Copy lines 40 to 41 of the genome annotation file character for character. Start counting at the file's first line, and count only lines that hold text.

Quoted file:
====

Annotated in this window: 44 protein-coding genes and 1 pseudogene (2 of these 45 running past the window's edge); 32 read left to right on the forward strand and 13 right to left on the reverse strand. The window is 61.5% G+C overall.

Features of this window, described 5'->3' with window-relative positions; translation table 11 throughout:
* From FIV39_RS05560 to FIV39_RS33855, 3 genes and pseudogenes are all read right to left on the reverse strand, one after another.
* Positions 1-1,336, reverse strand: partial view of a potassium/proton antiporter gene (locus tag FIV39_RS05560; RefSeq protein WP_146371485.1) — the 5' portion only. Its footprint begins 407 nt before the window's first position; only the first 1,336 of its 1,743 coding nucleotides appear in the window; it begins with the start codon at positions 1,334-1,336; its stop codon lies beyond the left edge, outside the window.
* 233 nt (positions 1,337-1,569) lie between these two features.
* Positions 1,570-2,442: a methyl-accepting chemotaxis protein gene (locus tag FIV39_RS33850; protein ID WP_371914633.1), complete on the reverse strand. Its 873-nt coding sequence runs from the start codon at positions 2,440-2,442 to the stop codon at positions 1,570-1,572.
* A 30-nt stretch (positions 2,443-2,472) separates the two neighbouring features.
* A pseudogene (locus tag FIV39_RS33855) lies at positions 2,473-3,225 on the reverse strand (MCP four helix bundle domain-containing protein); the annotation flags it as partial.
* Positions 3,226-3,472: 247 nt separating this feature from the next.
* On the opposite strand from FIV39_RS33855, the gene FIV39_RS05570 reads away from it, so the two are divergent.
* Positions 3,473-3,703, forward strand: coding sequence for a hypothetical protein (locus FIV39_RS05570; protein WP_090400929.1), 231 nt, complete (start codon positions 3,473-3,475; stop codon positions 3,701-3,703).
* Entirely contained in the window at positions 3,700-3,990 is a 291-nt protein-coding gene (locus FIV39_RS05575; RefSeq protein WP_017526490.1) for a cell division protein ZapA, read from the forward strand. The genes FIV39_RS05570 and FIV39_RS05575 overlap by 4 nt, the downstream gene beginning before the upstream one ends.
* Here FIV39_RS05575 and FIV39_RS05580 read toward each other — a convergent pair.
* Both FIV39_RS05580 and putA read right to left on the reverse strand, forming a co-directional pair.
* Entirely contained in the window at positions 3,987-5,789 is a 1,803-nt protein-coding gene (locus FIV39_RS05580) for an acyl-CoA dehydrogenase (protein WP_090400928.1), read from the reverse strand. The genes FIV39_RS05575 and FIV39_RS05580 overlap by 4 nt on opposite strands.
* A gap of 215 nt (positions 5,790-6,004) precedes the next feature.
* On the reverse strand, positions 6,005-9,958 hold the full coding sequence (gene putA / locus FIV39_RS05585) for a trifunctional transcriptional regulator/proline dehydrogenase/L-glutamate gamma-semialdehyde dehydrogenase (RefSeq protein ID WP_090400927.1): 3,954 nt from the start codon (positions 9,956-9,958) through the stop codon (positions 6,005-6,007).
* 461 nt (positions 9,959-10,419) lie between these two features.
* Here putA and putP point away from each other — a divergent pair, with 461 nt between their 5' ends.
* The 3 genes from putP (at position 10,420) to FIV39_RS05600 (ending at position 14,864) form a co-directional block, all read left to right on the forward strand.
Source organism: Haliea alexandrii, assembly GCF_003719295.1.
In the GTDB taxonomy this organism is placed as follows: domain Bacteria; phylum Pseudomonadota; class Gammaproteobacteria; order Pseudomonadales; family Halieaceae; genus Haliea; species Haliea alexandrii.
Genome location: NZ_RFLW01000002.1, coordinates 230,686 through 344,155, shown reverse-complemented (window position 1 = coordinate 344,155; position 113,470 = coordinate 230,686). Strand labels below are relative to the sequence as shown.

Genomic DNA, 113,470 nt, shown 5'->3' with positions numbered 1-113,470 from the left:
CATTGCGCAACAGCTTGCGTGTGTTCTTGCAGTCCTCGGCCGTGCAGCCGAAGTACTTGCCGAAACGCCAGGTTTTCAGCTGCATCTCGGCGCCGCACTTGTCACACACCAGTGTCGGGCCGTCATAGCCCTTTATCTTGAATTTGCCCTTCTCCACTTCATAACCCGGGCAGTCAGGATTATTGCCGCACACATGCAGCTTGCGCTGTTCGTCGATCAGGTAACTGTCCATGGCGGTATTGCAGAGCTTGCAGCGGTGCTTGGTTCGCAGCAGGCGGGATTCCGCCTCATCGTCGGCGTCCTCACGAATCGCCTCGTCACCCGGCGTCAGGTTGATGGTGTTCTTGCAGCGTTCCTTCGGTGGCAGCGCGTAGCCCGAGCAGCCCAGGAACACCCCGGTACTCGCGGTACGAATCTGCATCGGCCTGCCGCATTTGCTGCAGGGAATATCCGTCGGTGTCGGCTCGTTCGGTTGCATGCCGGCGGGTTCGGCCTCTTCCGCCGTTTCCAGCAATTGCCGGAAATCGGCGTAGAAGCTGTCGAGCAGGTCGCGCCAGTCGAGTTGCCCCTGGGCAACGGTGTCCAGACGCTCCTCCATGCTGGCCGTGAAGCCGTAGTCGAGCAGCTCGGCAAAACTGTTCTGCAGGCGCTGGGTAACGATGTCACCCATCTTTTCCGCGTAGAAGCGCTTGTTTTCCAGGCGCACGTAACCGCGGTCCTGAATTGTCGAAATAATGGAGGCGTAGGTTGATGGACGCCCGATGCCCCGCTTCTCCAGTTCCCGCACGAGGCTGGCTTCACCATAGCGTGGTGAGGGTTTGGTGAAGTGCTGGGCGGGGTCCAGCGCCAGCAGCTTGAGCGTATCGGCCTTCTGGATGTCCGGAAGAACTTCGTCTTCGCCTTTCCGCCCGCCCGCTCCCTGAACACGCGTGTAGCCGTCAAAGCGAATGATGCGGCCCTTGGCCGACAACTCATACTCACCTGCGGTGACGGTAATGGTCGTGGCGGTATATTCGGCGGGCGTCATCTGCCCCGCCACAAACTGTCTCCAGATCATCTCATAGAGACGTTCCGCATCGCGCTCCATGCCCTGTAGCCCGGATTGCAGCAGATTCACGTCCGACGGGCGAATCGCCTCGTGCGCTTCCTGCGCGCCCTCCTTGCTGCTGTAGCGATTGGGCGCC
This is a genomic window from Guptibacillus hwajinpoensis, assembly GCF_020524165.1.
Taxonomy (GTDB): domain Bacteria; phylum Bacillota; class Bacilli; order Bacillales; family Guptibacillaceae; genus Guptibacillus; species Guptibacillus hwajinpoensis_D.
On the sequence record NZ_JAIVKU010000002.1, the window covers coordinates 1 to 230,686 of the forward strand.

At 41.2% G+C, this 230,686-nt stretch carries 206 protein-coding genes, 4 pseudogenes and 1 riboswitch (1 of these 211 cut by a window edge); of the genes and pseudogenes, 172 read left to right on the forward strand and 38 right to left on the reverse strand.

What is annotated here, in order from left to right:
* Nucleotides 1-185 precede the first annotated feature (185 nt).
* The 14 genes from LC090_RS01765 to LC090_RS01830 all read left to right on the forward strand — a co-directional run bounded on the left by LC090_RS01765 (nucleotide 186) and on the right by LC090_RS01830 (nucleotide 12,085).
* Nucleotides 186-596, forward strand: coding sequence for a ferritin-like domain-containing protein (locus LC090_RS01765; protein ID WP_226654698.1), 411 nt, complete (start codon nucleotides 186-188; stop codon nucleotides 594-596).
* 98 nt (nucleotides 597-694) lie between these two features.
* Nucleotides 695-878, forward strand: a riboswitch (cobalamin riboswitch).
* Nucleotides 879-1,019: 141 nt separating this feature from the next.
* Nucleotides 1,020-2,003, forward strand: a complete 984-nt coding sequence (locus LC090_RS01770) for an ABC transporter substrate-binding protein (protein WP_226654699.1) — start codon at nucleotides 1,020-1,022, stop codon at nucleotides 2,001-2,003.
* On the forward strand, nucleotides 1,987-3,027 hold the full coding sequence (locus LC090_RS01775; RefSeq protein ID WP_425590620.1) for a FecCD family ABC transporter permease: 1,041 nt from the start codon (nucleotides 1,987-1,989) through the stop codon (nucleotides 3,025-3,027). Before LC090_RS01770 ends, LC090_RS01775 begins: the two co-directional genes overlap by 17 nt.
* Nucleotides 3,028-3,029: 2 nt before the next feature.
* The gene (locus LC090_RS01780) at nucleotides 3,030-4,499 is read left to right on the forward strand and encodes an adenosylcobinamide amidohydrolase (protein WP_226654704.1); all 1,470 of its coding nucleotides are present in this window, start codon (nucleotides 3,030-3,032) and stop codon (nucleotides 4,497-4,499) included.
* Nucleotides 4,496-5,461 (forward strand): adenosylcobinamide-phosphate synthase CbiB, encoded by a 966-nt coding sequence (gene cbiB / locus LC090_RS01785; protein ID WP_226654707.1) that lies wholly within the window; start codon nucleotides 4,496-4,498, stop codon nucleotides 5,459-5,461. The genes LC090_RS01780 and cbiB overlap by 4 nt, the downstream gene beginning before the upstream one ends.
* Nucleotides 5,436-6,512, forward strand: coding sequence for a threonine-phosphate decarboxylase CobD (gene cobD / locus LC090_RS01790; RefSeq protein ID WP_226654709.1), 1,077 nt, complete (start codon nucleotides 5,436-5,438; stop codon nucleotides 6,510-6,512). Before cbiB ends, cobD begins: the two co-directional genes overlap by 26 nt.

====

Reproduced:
* The gene (locus LC090_RS01780) at nucleotides 3,030-4,499 is read left to right on the forward strand and encodes an adenosylcobinamide amidohydrolase (protein WP_226654704.1); all 1,470 of its coding nucleotides are present in this window, start codon (nucleotides 3,030-3,032) and stop codon (nucleotides 4,497-4,499) included.
* Nucleotides 4,496-5,461 (forward strand): adenosylcobinamide-phosphate synthase CbiB, encoded by a 966-nt coding sequence (gene cbiB / locus LC090_RS01785; protein ID WP_226654707.1) that lies wholly within the window; start codon nucleotides 4,496-4,498, stop codon nucleotides 5,459-5,461. The genes LC090_RS01780 and cbiB overlap by 4 nt, the downstream gene beginning before the upstream one ends.